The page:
Fire Safety: Smoke Detectors
Smoke detectors sound an alarm when a fire starts, alerting people before they are trapped or overcome by smoke.
With smoke detectors, your risk of dying in a home fire is cut nearly in half. Replace batteries once a year, or whenever a detector chirps to signal that its battery is low. Do not ever borrow detector batteries for other uses - a disabled smoke detector cannot save your life! For complete home protection, consider installing automatic fire sprinklers in addition to your smoke detectors. If your detector is more than ten years old, replace it.
Most fatal home fires occur at night, while people are asleep. Poisonous gases and smoke from a fire can numb the senses in a very short time. Every home needs a device that can wake people up in time to escape from a fire. Almost every day, a smoke detector saves somebody's life. Of all the low-cost fire alarm devices you can buy, fire officials consider smoke detectors the most effective!
Be familiar with the sound of a smoke detector.
Choosing a Smoke Detector
Dozens of reputable brands of smoke detectors are readily available. No matter where you buy your detectors or what type they are, make sure to buy only "labeled" units - those bearing the mark of an organization that tests and evaluates products. Any labeled smoke detector offers protection - whether it is powered by batteries or household current; whether it is a photoelectric or an ionization device. But to get the protection you paid for, it is vital that you follow the manufacturer's recommendations for installation, testing and maintenance.
How Many Do You Need
According to the widely accepted Standard on Household Fire Warning Equipment (NFPA 74), minimum protection requires smoke detectors outside each bedroom and on each additional level of the house - including the basement.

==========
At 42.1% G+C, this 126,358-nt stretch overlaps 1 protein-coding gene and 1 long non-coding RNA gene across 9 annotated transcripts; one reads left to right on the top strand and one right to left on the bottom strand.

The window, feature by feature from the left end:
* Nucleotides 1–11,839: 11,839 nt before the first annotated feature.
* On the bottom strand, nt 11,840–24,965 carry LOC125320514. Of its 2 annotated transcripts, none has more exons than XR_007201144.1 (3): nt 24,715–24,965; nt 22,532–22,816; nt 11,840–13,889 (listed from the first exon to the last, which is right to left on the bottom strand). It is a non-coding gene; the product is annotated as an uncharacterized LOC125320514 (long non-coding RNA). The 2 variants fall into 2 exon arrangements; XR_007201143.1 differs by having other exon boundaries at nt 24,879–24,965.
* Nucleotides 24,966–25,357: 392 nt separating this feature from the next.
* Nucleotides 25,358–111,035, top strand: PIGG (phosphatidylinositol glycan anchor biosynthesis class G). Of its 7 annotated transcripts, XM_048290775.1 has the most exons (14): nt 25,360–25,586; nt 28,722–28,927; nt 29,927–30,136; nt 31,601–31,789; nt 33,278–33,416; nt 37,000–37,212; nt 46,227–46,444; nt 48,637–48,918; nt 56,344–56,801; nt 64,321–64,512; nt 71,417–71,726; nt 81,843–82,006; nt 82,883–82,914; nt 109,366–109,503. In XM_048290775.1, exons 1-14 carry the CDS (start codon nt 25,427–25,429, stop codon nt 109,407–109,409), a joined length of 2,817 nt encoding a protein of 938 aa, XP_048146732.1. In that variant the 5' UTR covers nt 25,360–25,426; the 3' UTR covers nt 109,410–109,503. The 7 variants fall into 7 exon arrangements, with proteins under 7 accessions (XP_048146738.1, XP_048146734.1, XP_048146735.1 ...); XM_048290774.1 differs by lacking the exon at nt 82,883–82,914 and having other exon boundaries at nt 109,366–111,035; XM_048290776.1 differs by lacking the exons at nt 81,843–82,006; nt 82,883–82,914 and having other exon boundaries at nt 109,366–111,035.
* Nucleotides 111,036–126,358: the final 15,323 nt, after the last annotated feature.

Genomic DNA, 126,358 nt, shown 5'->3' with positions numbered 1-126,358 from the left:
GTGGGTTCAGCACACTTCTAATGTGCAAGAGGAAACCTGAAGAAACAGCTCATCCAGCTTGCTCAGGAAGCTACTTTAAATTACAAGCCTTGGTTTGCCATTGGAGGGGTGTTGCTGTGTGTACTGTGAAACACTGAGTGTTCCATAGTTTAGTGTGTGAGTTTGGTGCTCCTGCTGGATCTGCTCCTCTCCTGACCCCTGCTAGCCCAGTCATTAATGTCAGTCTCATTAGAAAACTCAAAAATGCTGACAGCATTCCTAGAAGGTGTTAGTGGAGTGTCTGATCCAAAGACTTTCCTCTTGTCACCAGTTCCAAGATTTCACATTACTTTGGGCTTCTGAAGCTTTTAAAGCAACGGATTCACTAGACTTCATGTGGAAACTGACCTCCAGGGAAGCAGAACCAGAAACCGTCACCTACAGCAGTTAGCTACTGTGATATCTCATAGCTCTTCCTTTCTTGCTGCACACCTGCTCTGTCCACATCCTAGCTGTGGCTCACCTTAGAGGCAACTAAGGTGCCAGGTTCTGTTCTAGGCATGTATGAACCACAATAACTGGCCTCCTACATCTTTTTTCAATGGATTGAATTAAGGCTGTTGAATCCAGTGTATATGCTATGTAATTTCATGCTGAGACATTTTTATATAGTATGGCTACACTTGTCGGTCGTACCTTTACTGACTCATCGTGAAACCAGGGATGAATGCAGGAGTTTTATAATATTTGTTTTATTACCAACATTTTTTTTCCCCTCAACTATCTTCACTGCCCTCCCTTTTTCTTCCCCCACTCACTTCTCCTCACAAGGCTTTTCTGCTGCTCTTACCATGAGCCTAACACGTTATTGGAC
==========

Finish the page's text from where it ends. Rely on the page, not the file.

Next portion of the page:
For extra protection, the National Fire Protection Association (NFPA) recommends that you also install detectors inside each bedroom, the dining room, furnace room, utility room and hallways. If your family sleeps with the bedroom doors closed, it is especially important to install detectors inside the bedrooms. Also, some smoke detectors are not recommended for kitchens because of false alarms from cooking vapors, or garages, where automobile exhaust might cause alarms, or for attics or other unheated spaces where extremes of temperature or humidity might affect their operation.
How to Install
To install most smoke detectors all you need is a screwdriver and a drill. Most smoke detectors operate either on batteries or household current. A detector that plugs into a wall outlet must have a restraining device so that the plug cannot accidentally be pulled from the wall. Detectors can also be hard-wired into the electrical system. Never hard-wire a detector to a circuit that can be turned off at a wall switch.
Because smoke rises, each director should be mounted high on a wall or on the ceiling to detect traces of smoke. For a wall-mounted unit, the top of the detector should be 4 to 12 inches (10 to 30 cm) from the ceiling. A ceiling mounted detector should be placed at least 4 inches (10 cm) from any wall. In a room with a high pitch ceiling, mount the detector on or near the ceiling's highest point.
Most home fires start in living areas - the den, family room or living room. On a floor with no bedrooms, install the required detector in or near the living area. In a stairway to an upper story, install the detector in the path where smoke would travel up the stairs.
Don't install a detector near a window, door or air register where drafts could impair the detector's operation.
Locate a basement smoke detector close to the stairway leading to the floor above. But don't install the detector at the top of the basement stairs; dead air space near the door may prevent smoke from reaching the detector.
Smoke Detector Maintenance
Replace the batteries at least once a year or according to the manufacturer's recommendations. Warn everyone in your household to leave working batteries in smoke detectors - resist the temptation to borrow them for other purposes.
Never paint a smoke detector. Cobwebs and dust can impair a detector's sensitivity, clean your detectors at least once a year according to the manufacturer's instructions.
Follow the manufacturer's instructions for testing your smoke detectors. It only takes a moment to test a smoke detector that could save your life; test yours once a week to make sure you're protected.